Middle school science students across the state of California
seem to be overwhelmingly uninterested in the subject of science.
Proper science equipment, access to labs, teachers prepared for science instruction, and time set aside for science lessons would lead one to think that students learning in this environment would retain proper science comprehension…correct?
Unfortunately, this does not seem to be the case with California students in middle and intermediate schools across the state, according to The Center for the Future of Teaching & Learning at West Ed.
This paradox is likely the result of ill-prepared students, not necessarily from the ill-preparation of their middle school science instructors, but rather ill-preparation stemming from lack of proper science instruction & funding in elementary schools. A domino effect seems to be at full-force in this situation, as lack of science instruction throughout elementary school years has stemmed an overwhelming lack of interest in the subject with middle schools students and beyond. This lack of interest from the students is having an impact upon the teachers’ ability to convey information effectively.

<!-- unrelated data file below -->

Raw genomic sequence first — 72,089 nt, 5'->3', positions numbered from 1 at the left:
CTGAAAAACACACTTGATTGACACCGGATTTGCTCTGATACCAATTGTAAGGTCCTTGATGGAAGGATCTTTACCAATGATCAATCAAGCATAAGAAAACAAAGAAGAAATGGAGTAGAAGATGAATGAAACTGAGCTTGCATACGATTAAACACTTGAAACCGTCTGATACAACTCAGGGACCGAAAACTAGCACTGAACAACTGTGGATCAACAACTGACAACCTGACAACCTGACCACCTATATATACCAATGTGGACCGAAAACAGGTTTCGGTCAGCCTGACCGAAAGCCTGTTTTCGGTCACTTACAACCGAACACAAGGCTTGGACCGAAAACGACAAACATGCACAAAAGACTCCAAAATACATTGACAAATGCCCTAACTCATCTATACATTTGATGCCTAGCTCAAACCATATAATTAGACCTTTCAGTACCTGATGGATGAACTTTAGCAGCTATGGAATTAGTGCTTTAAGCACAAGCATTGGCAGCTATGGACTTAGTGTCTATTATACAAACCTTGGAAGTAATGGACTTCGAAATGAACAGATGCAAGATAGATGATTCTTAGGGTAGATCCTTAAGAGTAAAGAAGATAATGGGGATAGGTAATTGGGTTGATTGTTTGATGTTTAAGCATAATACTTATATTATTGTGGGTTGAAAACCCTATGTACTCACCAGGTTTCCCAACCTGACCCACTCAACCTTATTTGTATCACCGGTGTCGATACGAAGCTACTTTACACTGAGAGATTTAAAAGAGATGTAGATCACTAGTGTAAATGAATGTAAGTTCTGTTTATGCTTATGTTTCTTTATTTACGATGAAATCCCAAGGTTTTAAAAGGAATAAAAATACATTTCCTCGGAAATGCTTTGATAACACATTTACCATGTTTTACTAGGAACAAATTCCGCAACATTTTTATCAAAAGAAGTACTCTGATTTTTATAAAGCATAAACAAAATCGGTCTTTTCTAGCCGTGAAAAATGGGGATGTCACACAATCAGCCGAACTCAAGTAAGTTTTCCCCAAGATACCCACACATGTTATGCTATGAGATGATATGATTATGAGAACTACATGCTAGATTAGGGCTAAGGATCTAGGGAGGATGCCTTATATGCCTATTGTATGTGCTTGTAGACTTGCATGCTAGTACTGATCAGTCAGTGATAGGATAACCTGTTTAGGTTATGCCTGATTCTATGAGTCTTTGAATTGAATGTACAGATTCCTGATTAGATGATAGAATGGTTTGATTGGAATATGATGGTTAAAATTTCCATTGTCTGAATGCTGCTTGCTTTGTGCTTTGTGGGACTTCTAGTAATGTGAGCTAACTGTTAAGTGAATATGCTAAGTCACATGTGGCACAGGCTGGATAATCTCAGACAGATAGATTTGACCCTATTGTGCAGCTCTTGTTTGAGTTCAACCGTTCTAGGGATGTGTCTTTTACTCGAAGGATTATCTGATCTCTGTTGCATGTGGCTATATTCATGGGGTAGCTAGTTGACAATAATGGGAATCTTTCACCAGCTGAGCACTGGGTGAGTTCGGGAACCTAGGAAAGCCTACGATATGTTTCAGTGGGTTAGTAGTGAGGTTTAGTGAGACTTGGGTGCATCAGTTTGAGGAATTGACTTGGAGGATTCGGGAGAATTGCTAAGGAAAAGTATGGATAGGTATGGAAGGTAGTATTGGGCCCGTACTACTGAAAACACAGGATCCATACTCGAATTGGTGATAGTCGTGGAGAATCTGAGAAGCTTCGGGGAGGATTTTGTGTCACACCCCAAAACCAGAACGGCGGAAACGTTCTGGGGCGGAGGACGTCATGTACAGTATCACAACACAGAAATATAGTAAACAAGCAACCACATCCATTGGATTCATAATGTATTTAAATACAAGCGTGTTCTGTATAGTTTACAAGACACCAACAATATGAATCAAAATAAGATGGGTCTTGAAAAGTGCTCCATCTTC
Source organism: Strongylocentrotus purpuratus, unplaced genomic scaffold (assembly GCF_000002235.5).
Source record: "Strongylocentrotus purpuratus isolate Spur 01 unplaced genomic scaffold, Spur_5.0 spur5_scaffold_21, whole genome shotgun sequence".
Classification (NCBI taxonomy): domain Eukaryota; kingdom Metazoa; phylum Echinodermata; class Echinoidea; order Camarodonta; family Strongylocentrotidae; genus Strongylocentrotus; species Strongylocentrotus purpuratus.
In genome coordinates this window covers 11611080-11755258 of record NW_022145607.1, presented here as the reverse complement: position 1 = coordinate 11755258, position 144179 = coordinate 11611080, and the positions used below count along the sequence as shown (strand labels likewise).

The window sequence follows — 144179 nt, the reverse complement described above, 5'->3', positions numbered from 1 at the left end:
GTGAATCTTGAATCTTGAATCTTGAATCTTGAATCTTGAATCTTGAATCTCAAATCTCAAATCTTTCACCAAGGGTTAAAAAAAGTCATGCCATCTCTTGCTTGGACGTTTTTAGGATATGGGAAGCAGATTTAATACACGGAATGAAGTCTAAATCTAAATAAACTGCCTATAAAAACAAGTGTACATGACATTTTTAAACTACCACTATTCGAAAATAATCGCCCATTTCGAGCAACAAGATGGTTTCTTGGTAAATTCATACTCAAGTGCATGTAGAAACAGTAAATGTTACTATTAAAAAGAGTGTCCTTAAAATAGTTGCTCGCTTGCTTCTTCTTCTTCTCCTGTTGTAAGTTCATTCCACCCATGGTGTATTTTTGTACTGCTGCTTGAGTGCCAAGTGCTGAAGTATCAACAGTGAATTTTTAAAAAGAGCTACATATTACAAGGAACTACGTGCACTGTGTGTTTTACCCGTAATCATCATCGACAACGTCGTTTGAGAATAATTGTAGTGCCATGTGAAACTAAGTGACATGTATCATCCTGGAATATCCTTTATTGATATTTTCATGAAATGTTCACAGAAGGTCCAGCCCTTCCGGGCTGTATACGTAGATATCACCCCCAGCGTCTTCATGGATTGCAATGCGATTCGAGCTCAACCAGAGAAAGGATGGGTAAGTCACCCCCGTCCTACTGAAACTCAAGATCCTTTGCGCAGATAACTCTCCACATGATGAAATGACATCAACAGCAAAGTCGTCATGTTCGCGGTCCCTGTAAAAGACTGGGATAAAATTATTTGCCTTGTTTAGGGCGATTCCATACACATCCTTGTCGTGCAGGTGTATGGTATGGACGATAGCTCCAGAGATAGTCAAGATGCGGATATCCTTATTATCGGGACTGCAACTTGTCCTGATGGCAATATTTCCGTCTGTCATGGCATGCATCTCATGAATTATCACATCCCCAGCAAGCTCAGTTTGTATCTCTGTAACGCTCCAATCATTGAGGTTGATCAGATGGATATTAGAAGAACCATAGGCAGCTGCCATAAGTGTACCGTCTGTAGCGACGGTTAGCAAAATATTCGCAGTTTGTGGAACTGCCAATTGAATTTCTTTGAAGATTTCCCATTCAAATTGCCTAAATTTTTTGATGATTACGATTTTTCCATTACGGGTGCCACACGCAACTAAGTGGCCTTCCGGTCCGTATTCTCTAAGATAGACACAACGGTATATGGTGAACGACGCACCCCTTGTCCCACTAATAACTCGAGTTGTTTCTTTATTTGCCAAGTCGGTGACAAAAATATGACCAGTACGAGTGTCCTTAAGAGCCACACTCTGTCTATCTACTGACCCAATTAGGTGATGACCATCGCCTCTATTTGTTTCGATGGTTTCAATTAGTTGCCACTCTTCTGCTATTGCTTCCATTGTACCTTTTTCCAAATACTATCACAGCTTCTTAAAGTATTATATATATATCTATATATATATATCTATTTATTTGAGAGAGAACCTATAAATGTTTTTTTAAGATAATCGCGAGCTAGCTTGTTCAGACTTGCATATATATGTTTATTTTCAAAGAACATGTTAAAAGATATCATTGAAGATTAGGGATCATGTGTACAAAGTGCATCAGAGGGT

Moreover, although middle & intermediate school science teachers may have the knowledge-base needed to properly instruct students, almost 25% percent of them are not credentialed in science instruction. Opportunities for teachers to continue their education in the ever-changing field of science are urged, based on the results of the research.
Luckily, the YouthTeach2Learn program at Project Tomorrow is working to combat this trend. YouthTeach2Learn allows the opportunity for high school students interested in teaching careers to instruct elementary school students on subjects in math & science. Hands-on and experiential learning is urged, and, as a result, a spark in interest in math and science is ignited at a young age.
To learn more about the YouthTeach2Learn program & Project Tomorrow, please visit our website here.
To read more about The Center for the Future of Teaching & Learning at West Ed’s research on this topic, click here.
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– The Project Tomorrow Team